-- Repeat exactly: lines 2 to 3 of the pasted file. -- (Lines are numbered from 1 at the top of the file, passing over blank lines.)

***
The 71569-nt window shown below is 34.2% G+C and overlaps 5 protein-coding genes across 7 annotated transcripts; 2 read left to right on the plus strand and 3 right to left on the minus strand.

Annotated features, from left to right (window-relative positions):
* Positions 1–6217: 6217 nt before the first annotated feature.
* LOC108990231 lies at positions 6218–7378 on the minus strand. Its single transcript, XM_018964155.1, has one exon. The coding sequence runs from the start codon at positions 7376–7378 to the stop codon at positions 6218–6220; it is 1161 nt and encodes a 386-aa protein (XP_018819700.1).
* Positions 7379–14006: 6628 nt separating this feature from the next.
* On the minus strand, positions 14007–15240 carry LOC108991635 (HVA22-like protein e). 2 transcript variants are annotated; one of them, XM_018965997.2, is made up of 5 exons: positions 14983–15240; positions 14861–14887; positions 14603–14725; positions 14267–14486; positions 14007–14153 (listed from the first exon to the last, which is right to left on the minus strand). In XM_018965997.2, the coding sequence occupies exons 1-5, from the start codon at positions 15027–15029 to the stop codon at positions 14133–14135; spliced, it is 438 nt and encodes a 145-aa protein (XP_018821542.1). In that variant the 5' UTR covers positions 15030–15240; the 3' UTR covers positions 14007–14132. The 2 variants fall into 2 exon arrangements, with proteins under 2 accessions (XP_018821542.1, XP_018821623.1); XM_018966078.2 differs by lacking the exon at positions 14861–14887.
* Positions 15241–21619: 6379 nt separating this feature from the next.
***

Annotated features, from left to right (window-relative positions):
* Positions 1–6217: 6217 nt before the first annotated feature.